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Nigerian Law Banning Same Sex Marriage Imperils Foreign HIV/AIDS Aid

A new law being considered in Nigeria would impose far-reaching prohibitions on same sex relations. The bill could also directly impact foreign funded programs to stem the spread of HIV in Africa’s most populous country. “Under the proposed law passed by Senate this week, couples who marry could face up to 14 years each in prison. Witnesses or anyone who helps couples marry could be sentenced to 10 years behind bars. The bill also punishes the ‘public show of same-sex amorous relationships directly or indirectly’ with ten years in prison. A newly added portion of the bill, leveling 10 years in prison for those found guilty of organizing, operating or supporting gay clubs, organizations and meetings, worries advocates in Nigeria. They fear the law could be used against groups providing aid for HIV and AIDS outreach programs that traditionally consider gay men as an at-risk group. ‘We work with them trying to reduce their risk factors, trying to make them more healthy and have safer sex practices,’ said Meyiwa Ede of the donor-funded public health organization Society for Family Health. “If we can’t work with them anymore, then they are vulnerable.’” (WaPo http://wapo.st/sroRRz)

Who’s Missing from the Bonn Conference

The Bonn Conference on Afghanistan kicks off today. All the talk is about who will not be in the room during the first major international conference on Afghanistan in several years. “Representatives of 85 countries and 16 international organizations have gathered in Bonn, Germany, to try to chart a course for Afghanistan after NATO troops pull out in 2014. But hopes for outlining a clear future at the so-called Bonn II Conference have been set back by the absence of two key players in any Afghan peace process — the Taliban and Pakistan’s government, reports RFE/RL’s Charles Recknagel. ‘Here in Bonn, Afghan officials have confirmed to RFE/RL that there are neither any active Taliban members nor any prominent former Taliban members present,’ Recknagel said. He notes that this is important because ‘both are essential to concluding any kind of stable peace agreement that could last after foreign forces leave Afghanistan by the end of 2014.’” (RFE/RL http://bit.ly/vIaYZf)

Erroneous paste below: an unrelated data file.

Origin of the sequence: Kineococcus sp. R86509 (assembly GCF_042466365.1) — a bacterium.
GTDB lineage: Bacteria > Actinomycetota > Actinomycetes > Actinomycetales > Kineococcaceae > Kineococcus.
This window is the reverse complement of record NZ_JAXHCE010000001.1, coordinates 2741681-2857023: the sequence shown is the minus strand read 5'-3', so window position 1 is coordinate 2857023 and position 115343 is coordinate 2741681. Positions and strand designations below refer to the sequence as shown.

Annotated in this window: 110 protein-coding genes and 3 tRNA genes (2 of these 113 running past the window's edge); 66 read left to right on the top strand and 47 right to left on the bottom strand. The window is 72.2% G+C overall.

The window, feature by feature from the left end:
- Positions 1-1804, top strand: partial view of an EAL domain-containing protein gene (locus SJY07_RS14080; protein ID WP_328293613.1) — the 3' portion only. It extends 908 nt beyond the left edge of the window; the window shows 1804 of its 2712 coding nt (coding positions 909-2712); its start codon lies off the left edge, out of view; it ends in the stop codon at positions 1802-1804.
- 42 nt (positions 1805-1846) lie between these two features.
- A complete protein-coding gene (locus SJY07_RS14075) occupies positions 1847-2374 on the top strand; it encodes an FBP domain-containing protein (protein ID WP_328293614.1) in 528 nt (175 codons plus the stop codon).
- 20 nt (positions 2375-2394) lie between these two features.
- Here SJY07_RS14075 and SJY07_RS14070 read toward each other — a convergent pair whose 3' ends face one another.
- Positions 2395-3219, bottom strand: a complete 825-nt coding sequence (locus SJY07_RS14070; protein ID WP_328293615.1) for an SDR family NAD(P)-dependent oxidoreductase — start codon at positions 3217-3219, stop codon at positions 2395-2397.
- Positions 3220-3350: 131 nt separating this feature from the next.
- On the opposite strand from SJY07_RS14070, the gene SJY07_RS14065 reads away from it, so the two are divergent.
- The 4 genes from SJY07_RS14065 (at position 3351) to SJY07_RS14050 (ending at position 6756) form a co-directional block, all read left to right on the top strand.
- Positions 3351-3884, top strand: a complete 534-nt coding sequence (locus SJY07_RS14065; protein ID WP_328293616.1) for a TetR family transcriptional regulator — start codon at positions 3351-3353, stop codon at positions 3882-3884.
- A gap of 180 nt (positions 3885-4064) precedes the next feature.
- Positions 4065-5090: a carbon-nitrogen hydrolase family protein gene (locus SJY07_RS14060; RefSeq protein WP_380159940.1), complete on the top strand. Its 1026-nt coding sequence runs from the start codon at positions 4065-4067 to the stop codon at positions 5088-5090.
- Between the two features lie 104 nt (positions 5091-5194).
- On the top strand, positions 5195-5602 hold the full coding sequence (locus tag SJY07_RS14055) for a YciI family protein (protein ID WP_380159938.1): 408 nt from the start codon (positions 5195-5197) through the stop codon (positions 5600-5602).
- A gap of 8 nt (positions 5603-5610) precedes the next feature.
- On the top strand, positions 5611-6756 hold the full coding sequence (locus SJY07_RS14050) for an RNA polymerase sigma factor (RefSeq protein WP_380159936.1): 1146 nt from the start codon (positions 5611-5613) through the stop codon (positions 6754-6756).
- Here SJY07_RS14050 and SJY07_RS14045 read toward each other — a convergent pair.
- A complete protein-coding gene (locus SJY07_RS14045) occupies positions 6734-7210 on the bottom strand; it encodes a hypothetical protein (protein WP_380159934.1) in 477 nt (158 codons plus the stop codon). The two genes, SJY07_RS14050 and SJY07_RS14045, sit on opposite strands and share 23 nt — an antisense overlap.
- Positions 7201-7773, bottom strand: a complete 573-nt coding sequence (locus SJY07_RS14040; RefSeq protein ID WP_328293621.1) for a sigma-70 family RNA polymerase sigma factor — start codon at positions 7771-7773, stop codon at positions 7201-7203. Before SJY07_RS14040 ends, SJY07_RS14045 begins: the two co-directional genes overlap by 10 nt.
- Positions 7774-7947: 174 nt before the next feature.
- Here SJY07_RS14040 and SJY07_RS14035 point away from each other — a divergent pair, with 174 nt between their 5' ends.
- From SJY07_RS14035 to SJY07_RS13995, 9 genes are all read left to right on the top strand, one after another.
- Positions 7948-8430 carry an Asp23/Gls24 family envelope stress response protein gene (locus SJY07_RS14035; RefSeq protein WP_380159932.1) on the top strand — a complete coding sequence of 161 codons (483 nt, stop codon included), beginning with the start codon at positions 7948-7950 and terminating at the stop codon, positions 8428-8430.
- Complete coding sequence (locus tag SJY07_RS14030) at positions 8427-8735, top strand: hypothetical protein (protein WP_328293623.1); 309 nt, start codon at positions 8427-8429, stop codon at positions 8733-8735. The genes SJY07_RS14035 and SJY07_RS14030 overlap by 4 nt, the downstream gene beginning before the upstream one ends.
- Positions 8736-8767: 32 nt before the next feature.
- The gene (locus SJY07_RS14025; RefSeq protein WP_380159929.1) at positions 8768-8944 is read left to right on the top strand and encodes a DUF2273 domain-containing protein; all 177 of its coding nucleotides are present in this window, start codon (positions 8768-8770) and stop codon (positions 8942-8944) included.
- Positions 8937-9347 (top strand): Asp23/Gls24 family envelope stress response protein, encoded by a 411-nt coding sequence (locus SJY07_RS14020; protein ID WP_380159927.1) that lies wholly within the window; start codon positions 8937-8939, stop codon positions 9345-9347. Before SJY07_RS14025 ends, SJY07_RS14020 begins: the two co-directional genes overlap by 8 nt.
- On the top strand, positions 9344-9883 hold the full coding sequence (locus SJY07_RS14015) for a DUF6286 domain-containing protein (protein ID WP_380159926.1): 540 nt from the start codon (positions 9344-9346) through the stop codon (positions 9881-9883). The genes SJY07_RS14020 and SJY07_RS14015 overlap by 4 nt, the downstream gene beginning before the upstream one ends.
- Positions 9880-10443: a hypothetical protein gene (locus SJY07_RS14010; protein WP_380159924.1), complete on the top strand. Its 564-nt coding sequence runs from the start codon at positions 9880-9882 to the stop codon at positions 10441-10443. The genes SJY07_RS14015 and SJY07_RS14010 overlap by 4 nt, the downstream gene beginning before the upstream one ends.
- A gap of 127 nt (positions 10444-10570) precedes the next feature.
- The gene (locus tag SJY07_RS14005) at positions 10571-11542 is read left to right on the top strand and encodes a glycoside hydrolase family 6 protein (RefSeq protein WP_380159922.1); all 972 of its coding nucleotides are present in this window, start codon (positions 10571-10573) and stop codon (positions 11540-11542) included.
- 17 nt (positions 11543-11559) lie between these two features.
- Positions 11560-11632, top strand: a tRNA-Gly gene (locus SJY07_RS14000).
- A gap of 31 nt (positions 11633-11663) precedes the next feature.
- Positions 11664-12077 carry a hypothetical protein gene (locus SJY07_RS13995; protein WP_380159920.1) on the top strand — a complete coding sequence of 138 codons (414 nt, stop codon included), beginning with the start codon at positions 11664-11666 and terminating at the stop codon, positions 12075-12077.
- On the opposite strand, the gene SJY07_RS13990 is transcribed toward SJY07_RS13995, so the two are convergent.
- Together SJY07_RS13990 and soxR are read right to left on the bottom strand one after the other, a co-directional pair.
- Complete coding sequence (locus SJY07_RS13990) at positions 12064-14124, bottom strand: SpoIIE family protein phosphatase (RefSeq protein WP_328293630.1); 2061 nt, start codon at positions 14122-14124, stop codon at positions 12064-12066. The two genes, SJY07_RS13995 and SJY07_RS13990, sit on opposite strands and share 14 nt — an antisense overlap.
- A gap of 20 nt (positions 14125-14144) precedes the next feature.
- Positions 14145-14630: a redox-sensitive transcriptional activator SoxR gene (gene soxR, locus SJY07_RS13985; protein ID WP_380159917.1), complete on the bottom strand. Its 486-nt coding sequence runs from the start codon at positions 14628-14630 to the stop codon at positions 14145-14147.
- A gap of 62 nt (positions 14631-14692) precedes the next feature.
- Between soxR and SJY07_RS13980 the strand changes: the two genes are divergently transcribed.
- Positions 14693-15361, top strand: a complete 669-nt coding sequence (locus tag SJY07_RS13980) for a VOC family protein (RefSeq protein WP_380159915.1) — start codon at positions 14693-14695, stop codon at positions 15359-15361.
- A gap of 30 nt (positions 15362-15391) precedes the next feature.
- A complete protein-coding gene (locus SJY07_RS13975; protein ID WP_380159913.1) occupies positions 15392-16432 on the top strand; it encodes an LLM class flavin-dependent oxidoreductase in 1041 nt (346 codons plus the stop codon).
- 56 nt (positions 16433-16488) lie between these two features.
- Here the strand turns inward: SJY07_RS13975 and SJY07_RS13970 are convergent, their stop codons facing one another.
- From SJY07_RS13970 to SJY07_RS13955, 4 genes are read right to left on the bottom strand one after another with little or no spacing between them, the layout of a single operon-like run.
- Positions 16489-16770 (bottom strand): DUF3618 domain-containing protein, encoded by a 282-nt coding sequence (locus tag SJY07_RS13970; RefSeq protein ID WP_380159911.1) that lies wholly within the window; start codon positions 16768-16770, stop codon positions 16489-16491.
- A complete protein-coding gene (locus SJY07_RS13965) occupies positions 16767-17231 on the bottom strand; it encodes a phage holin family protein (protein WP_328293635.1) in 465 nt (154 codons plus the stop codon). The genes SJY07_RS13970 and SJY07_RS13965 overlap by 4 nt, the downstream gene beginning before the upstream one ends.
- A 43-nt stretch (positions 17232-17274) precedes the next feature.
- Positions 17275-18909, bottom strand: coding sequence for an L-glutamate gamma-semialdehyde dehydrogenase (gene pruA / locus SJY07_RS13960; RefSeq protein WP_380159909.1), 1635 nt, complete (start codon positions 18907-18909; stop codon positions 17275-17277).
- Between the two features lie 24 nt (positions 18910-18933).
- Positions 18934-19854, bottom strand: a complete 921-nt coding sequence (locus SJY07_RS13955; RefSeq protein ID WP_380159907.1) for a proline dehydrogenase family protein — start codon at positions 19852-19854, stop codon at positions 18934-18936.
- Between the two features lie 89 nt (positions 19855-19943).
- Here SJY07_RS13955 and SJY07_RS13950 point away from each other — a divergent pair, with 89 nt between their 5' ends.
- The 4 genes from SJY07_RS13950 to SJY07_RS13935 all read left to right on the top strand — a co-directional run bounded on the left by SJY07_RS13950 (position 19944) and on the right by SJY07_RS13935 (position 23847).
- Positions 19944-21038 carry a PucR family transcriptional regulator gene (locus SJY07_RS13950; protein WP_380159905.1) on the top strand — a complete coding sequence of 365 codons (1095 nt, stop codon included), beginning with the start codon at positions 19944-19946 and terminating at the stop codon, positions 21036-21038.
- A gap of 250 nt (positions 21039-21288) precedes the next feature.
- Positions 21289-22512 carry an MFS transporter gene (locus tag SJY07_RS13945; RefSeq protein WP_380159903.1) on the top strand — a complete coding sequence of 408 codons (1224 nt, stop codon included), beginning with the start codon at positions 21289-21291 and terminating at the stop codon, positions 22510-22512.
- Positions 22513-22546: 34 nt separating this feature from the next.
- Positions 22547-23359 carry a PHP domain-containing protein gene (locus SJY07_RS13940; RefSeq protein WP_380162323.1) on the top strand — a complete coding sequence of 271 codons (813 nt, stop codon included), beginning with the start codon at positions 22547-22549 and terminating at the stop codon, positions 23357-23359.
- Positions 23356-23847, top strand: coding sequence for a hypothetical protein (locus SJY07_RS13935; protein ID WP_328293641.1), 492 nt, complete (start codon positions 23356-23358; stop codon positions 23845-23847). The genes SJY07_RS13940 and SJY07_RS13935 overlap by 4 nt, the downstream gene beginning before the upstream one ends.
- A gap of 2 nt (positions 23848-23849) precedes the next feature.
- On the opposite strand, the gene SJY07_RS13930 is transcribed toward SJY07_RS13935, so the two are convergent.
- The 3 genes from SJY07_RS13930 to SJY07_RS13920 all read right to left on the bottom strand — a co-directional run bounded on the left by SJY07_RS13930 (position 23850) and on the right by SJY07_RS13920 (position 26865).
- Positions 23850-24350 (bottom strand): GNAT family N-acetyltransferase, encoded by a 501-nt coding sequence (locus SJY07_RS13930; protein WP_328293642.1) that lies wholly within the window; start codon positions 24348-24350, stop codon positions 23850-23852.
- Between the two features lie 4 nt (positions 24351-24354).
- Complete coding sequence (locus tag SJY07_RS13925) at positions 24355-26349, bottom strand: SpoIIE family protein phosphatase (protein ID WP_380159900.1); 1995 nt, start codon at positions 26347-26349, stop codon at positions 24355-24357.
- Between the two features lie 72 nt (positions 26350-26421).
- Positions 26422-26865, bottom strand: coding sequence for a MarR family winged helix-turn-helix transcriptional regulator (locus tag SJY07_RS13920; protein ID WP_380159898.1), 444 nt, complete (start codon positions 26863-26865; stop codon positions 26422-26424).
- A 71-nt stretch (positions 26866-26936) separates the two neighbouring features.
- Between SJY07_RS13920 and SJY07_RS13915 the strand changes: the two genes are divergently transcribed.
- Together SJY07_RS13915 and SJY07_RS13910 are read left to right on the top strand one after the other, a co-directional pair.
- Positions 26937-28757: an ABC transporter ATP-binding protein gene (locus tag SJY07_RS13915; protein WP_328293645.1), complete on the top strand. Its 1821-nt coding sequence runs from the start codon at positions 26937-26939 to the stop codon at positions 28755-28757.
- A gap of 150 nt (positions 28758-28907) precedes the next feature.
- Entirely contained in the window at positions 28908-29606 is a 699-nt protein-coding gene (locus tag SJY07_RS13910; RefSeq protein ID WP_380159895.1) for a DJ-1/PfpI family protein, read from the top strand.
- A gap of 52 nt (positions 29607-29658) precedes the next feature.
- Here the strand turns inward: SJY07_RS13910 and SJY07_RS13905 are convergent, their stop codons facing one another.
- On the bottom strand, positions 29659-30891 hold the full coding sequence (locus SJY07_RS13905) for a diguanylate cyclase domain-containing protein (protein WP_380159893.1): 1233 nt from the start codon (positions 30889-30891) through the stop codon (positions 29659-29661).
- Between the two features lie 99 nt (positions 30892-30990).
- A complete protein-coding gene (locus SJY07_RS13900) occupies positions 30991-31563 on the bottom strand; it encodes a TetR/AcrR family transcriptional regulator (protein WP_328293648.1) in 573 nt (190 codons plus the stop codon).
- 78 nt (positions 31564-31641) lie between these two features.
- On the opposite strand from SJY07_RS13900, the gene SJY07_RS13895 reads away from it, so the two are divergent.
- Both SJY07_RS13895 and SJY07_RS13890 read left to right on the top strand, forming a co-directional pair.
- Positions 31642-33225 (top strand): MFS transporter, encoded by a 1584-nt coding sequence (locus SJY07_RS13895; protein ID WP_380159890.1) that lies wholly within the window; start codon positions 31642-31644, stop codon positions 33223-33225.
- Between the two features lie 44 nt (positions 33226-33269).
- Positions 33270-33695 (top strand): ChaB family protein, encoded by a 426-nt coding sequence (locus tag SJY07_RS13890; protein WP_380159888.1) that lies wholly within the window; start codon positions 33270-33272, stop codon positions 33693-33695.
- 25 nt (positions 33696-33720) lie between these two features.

George W Bush Kicks of African Tour

Despite a call from Amnesty International that he be arrested as soon as he sets foot on foreign soil, George W Bush is touring Ethiopia, Zambia and Tanzania this week. On Sunday, Bush delivered a keynote at a major HIV conference in Addis in which he urged African governments to effectively implement foreign aid. “African leaders must ensure that programmes to fight HIV/AIDS on the ravaged continent are successfully carried out, former US president George W. Bush said Sunday. Bush said at the opening ceremony of the International Conference on AIDS and STIs (ICASA) in Africa that funding from foreign donors such as the US President’s Emergency Plan for Aids Relief (PEPFAR) alone was not enough. ‘PEPFAR also relies on African leaders to take responsibility for the success of programs,’ he said. ‘The developing world must set priorities and there is no greater priority than saving a human life,’ he added. (WSJ http://on.wsj.com/tynEiV)

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